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Pakistani American student 'defies community college stigma' at Howard Community College

At 9 years old, Sarah Ahmed and her family moved from their home in the United Arab Emirates to the United States, where the first-generation Pakistani American became the first in her family to enter the country's education system.

In 2012, the family moved from Wicomico County to Howard County, where Ahmed graduated in the top 8 percent of her class at Reservoir High in May 2015. However, the student said she reached a standstill after realizing her dream college, American University, was not financially feasible.

While the stigma of success at a community college didn't bode well with the now-20-year-old North Laurel resident, Ahmed says she found herself through opportunities at Howard Community College, where she received her associate degree on May 25.

"I knew it was cheaper, but at the same time, the impression I had was that community college was more for the dumb kids who didn't get into a four-year university," Ahmed said. "I can honestly say that I was completely wrong."

Her two-year run as part of HCC's James W. Rouse Scholars honors program earned Ahmed a full two-year scholarship to University of Maryland, College Park, beginning this fall. Although she received an associate degree in social sciences, Ahmed says she plans to become a government and politics major, with a concentration in international relations.

During her senior year at Reservoir High, Ahmed recalled getting help with the college application process from school counselors, including financial aid and scholarship options. But with a class of 360 students, there was only so much they could do, she said.

"I felt like I was really going through that process alone," Ahmed said. "Then, it was extremely stressful because I was always getting questions from my parents about, 'How much money do you need? What needs to happen next?' Those were questions that I couldn't answer by myself."

Despite her initial hesitation, the then-incoming freshman applied to HCC and was accepted into the scholars program in fall 2015. The selective program requires students to earn at least a 3.2 GPA and have a combined SAT score of 1650 or better, or an ACT composite score of 25 or better.

An essay and recommendations are also required to participate in the program's honors and advanced placement courses.

"I felt like I had a second chance of doing the whole college process all over again," Ahmed said. "There was always someone telling me about scholarships and helping me find the perfect fit for me. I got that support that I needed to be successful in my college career and beyond."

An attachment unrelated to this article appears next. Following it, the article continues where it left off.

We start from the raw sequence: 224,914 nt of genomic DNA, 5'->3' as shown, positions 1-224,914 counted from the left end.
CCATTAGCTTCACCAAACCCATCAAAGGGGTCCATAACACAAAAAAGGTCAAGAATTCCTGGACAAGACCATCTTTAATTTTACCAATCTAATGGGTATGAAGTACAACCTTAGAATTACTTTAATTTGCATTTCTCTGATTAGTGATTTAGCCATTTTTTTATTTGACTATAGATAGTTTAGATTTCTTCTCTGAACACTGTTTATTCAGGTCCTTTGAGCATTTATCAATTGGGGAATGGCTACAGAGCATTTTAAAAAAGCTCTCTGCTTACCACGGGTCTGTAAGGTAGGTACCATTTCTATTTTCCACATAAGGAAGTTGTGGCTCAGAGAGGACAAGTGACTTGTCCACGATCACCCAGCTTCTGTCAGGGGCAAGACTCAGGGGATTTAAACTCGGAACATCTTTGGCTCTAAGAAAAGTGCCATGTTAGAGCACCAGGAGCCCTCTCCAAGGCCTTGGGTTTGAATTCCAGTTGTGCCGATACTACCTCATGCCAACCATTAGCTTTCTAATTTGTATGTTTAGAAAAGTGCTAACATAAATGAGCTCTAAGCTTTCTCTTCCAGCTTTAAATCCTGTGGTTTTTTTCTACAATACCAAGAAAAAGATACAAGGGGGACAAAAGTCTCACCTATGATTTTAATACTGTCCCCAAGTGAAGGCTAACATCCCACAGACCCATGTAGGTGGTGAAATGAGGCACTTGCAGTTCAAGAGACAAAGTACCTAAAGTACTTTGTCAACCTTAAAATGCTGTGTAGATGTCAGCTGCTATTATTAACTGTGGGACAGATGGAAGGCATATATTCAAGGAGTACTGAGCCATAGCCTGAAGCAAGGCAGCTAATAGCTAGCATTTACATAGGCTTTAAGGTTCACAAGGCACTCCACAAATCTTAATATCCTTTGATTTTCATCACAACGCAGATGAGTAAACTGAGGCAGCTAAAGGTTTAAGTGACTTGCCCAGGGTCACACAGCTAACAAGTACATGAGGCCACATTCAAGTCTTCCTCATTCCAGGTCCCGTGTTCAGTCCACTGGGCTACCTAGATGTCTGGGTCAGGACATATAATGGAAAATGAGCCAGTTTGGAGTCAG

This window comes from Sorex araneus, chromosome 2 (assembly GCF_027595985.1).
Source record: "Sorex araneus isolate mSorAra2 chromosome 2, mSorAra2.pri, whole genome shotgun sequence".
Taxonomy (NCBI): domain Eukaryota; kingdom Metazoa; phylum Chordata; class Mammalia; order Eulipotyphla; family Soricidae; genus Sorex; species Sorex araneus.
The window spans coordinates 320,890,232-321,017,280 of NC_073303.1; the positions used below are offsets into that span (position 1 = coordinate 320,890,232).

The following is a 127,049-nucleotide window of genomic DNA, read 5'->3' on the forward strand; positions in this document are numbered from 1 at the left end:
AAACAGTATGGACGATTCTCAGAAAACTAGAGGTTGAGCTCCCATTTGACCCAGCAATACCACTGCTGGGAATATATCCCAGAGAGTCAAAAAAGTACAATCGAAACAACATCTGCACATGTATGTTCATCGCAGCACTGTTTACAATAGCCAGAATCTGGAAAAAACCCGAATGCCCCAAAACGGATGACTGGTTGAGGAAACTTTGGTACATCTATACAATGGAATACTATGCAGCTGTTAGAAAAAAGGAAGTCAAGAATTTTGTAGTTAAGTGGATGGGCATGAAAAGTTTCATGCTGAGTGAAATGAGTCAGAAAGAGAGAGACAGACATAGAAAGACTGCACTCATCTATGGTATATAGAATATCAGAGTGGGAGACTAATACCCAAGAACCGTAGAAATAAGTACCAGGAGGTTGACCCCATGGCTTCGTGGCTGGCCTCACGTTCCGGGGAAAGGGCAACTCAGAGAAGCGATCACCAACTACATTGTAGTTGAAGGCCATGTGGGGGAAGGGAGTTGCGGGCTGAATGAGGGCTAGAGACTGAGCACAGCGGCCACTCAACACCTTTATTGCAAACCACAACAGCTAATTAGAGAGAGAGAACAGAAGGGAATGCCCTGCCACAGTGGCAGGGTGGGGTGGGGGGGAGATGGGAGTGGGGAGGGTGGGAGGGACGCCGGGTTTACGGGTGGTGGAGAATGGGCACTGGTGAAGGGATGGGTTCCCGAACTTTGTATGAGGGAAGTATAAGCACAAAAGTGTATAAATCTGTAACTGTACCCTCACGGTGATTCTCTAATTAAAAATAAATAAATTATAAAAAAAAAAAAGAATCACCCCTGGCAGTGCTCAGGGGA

One of the most notable experiences she had was serving an internship during the 2016 legislative session with state Del. Vanessa Atterbeary, who represents District 13 in Howard County. Ahmed said she assisted in drafting correspondence for the district's constituents, attended committee hearings and receptions and organized information for the scholarship committee.

"I was able to go down to the state house every Friday and see how the legislative process worked," she said. "I was networking with other senators and getting a hands-on feel for that field. I was quite shy coming out of high school and I knew I wanted to do something where I was advocating for people and helping those who didn't have a voice."

In high school, she also served as a page in Annapolis during the 2014 legislative session.

Last June, Ahmed narrowed her career aspirations following a three-week study abroad at the Athlone Institute of Technology in Ireland. As she immersed herself in Irish culture and history, Ahmed said she developed a passion for foreign diplomacy.

The best part: HCC scholarships fully paid for the trip, an "incredible opportunity," Ahmed said.

HCC president Kathleen Hetherington described Ahmed's successful efforts as "impressive," noting that the first-generation Pakistani-American woman was able to defy the community college stigma seen by many up-and-coming high school graduates.

"Like a lot of things in life, you often judge without knowing all the facts," Hetherington said. "I think when students come to HCC, they realize that this is a place where they can get top-notch quality education, small class sizes and a wide variety of programs that will prepare them for transfer or work. They adjust their thinking."

Ahmed served as an excellent commencement speaker at her graduation, the HCC president added, addressing the college's diverse and inclusive nature on- and off-campus.

Ahmed said HCC taught her confidence in her own abilities — intellectually, personally and socially —to help her become a leader in making social change and justice in her community.

"It was more than just going to school and coming home," Ahmed said. "In my high school senior class, the majority of students were either headed to UMBC or College Park. I told myself that I wanted to do something different and grow those next two years and get to know myself and the community. It has been quite a ride."

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